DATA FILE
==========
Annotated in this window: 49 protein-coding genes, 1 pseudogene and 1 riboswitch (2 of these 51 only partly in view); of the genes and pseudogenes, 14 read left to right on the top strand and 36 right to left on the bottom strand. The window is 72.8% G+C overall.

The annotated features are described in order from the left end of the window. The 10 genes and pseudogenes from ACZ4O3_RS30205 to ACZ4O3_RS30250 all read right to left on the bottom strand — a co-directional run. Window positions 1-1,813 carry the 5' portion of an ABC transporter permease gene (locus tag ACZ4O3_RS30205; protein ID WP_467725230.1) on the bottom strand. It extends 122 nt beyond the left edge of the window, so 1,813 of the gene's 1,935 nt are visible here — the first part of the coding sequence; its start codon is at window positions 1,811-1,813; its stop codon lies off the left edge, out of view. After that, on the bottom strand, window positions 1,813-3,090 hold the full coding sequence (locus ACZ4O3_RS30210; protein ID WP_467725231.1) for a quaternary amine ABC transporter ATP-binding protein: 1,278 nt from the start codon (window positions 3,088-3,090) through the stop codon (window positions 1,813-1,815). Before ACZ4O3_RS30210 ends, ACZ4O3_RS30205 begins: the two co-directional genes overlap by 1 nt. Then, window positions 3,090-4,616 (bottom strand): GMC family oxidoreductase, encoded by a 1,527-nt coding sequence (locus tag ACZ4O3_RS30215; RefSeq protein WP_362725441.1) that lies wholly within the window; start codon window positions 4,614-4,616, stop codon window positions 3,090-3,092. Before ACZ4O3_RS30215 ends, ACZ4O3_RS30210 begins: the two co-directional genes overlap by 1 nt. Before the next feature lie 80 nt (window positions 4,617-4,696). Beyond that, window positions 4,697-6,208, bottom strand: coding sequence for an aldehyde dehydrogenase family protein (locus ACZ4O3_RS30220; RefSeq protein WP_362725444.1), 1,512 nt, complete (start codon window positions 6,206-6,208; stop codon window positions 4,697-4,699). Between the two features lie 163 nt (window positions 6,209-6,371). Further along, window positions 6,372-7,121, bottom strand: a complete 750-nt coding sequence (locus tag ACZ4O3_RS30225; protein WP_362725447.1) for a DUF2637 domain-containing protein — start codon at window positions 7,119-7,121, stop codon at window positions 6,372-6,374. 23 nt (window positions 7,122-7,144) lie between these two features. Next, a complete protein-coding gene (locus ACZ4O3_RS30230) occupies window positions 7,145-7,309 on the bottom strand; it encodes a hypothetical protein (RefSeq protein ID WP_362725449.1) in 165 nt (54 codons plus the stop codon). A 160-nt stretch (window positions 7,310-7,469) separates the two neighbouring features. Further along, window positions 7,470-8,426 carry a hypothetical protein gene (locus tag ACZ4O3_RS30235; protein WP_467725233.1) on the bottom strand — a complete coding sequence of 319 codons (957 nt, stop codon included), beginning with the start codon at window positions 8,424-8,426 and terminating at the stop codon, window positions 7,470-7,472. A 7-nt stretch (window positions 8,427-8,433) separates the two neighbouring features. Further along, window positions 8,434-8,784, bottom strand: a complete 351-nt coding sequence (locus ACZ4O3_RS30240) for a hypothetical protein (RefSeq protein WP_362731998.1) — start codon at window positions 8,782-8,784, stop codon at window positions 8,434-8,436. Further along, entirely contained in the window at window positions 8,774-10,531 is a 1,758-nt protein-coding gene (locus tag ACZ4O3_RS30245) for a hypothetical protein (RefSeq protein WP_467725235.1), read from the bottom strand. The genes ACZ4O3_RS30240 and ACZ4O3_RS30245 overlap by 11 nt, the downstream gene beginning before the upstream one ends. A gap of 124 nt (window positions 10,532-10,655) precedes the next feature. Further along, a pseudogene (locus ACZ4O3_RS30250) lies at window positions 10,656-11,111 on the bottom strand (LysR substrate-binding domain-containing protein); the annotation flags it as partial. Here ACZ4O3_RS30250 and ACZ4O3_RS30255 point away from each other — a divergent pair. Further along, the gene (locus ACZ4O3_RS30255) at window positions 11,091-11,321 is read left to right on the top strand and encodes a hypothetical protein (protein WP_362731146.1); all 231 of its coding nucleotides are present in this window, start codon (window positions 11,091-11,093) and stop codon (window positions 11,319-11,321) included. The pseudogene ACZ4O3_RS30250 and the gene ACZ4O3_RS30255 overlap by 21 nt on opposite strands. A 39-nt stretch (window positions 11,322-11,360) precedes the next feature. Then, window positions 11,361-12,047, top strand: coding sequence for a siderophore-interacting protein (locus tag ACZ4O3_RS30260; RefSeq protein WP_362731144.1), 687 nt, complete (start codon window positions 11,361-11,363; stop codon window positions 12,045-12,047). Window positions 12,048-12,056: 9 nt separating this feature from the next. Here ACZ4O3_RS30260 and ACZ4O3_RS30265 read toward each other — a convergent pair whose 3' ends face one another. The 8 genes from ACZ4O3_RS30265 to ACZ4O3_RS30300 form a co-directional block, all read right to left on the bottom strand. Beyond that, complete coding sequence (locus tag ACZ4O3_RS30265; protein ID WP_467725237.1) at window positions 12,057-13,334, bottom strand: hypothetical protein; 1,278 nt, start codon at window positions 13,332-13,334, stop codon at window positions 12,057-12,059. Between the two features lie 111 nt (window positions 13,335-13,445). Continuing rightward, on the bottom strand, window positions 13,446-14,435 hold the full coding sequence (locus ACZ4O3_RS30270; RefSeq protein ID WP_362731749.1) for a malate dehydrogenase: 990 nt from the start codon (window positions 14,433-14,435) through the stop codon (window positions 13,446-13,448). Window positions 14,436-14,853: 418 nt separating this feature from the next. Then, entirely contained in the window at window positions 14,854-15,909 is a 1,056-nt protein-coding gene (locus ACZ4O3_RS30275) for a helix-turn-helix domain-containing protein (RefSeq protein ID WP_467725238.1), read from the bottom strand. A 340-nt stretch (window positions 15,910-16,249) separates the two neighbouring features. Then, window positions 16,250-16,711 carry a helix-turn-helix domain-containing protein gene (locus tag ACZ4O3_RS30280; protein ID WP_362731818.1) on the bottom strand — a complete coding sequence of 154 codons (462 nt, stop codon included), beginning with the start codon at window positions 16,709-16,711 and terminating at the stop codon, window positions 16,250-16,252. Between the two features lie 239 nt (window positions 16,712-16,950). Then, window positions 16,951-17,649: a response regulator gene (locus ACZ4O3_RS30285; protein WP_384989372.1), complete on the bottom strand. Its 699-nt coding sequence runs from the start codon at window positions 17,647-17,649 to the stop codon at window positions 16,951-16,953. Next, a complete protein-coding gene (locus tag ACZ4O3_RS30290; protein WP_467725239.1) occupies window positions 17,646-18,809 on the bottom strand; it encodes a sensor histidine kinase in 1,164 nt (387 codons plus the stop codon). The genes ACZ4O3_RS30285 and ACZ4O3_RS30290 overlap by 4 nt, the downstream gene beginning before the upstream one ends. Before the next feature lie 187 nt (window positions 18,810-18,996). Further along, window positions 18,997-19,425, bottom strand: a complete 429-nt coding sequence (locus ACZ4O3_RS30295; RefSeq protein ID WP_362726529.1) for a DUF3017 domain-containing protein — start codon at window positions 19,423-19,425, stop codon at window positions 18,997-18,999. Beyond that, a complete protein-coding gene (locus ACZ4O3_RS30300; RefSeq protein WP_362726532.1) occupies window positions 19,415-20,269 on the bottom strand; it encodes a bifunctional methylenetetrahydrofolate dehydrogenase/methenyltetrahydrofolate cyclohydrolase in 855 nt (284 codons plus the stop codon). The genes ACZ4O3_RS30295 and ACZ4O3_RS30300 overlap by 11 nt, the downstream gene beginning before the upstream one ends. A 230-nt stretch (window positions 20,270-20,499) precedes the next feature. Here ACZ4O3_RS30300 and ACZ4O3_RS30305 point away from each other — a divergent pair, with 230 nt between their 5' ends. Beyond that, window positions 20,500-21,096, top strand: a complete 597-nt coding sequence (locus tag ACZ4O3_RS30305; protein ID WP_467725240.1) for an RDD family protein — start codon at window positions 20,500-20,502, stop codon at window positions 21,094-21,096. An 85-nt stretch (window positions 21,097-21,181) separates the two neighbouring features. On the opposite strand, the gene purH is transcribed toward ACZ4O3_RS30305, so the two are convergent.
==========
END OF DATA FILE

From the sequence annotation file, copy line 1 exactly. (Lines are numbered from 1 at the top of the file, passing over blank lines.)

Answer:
Annotated in this window: 49 protein-coding genes, 1 pseudogene and 1 riboswitch (2 of these 51 only partly in view); of the genes and pseudogenes, 14 read left to right on the top strand and 36 right to left on the bottom strand. The window is 72.8% G+C overall.